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16-day deer hunt proposed for 2010

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16-day deer hunt proposed for 2010
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A 16-day gun deer hunt starting the Saturday before Thanksgiving will be the basis of a proposed 2010 Wisconsin deer season framework presented to the Natural Resources Board for consideration at its Tuesday meeting in Madison, Wis.


"The special committee formed by the Natural Resources Board to develop effective alternatives to earn-a-buck discussed dozens of ideas and season structures," said Department of Natural Resources Secretary Matt Frank. "They ended up recommending a 16-day gun hunt with either an early or a traditional start date. At public hearings we heard sentiment overwhelmingly against an early start date so we are recommending a traditional opening date to the board at this time.

"This was one of the most heavily attended public hearing schedules in recent history. On behalf of the department, I want to thank all the organizations and individuals that participated in the public review process over the past few months. Public involvement in this decision process is invaluable."

The complete proposal is available on the Natural Resources Board meeting adenda for December page of the DNR Web site (

/2009/December/12-09-NRB-Agenda.htm). The special committee's report is also available on the Natural Resources Board Web pages (

If approved, the 16-day season would be an alternative to the use of earn-a-buck in areas outside the chronic wasting disease management zone

beginning with the 2010 season. The season would open on the Saturday before Thanksgiving. Numerous Wisconsin hunting and conservation organizations have registered preference for the Saturday before Thanksgiving opener.

Other key features of the proposal include: extending the archery season through all gun seasons and extending archery season until the end of January in herd control units; addition of a four-day October antlerless only statewide muzzleloader hunt; a four-day October antlerless only gun hunt in herd control units; a four-day youth hunt that coincides with the October antlerless hunt; a seven-day statewide December muzzleloader hunt; a four-day December antlerless only gun hunt and a 10-day buck plus quota holiday hunt in farmland and central forest deer management units.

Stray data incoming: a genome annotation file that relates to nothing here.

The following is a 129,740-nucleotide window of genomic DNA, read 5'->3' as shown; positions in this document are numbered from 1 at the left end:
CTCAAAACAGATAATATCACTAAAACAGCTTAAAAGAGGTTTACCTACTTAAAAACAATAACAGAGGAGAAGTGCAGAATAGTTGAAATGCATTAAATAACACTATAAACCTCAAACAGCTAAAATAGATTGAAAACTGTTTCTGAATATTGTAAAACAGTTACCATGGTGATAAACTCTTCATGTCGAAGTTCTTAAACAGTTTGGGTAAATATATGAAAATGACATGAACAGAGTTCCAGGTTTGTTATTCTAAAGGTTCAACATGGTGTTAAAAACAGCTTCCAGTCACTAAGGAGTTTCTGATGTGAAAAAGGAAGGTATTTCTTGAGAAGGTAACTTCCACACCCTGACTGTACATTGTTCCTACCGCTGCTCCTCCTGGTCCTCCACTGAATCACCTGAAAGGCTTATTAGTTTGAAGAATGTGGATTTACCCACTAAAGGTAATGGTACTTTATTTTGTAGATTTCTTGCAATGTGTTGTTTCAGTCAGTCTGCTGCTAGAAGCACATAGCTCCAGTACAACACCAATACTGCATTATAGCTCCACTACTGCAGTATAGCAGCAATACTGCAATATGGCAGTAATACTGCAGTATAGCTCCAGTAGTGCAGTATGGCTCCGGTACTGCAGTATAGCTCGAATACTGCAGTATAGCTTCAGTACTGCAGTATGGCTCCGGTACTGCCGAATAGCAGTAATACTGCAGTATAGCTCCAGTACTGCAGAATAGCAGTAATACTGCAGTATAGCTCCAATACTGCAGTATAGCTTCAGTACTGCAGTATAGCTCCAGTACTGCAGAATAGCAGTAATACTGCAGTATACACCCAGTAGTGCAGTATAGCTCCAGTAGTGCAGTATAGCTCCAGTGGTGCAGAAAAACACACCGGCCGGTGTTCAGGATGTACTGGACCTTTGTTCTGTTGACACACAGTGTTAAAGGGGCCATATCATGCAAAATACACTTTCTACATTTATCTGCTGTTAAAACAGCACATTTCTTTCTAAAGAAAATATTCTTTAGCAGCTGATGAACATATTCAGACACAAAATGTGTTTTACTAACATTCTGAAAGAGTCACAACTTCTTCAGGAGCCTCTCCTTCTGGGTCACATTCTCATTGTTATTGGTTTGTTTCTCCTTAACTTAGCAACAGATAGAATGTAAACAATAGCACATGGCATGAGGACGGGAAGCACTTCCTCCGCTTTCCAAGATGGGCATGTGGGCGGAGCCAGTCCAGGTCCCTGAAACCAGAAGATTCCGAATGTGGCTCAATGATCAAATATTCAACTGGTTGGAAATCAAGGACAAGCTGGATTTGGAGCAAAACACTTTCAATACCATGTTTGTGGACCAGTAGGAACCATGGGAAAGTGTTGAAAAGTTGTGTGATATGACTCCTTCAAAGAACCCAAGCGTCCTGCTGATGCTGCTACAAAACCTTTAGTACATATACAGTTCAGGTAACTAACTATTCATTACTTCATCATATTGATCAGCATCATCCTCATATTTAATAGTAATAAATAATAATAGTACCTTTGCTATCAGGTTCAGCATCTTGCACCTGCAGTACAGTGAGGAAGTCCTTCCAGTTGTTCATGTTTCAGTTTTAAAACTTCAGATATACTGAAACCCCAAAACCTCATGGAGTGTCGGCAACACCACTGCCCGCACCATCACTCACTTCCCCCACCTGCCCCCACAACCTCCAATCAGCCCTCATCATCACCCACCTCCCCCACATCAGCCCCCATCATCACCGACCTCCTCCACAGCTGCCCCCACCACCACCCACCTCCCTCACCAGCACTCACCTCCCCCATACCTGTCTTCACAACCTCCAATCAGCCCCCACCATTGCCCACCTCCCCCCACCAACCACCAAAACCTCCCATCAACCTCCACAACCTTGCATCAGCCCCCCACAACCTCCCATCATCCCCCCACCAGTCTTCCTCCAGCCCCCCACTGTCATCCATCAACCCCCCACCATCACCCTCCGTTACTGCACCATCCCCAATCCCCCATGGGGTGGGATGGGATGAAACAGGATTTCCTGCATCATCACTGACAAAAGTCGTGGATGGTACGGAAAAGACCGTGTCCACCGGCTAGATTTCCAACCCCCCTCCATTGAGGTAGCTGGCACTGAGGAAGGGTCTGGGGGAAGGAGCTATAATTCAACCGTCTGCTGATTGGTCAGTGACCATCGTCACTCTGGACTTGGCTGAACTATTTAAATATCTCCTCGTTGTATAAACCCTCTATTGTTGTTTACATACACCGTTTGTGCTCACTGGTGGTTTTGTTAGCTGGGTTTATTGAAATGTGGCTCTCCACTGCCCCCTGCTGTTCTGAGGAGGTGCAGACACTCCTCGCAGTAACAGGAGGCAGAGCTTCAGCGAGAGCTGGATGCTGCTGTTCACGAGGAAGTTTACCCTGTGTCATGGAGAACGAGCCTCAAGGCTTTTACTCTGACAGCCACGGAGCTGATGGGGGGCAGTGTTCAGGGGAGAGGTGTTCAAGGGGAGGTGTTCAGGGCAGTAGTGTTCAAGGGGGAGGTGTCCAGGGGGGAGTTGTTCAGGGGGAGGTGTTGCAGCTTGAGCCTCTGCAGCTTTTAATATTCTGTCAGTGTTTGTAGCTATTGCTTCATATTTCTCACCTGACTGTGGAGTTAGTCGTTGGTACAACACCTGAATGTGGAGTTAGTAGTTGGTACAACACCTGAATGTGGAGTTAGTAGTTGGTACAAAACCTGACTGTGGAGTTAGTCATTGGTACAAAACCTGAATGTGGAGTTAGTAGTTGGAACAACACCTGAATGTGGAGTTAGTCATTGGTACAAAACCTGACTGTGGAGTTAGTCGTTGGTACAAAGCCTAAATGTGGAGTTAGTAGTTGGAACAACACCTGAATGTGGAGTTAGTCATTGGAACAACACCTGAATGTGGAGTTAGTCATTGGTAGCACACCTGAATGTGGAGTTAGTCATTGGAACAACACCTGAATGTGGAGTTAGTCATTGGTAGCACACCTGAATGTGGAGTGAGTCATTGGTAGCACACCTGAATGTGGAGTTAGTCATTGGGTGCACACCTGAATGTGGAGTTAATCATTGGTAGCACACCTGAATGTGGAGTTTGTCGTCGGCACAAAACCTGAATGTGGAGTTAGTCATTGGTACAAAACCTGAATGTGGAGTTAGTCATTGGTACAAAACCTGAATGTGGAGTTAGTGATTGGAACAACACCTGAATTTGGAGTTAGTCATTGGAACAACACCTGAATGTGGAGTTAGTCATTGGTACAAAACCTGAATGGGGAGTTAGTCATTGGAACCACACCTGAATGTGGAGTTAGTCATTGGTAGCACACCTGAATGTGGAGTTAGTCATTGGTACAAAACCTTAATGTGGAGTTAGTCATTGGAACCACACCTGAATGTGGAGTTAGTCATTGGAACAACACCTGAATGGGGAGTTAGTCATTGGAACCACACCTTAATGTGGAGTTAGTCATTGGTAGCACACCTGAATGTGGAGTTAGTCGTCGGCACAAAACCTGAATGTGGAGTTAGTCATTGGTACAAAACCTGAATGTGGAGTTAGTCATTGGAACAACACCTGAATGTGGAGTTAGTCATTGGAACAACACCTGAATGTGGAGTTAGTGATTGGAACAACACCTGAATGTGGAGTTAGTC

"An understandable reaction to creating additional hunting seasons is a concern that deer herds will be over harvested," said Keith Warnke, DNR big game ecologist. "The safeguard against this is the existing quota system. Under this system the harvest of female deer is limited by permit to maintain populations at healthy, sustainable levels."

The proposal calls for a unit-by-unit review of the effectiveness of any new season structure. In units that are more than 20 percent over goal and the expected harvest under a third year of any new season structure is unlikely to bring the herd to within 20 percent of goal, additional harvest measures will be considered.

More than 1,600 people attended the series of 11 public hearings held across the state in October and November. An additional 6,500 people used the Web-based comment form or submitted e-mail or mailed comments. Department social researchers also mailed a randomized survey to 1,000 hunters to gauge opinion. The response rate to the survey was 71 percent.

Legislative review of any NRB action should be completed by March 2010 with any changes taking effect in

time for deer season setting in April 2010.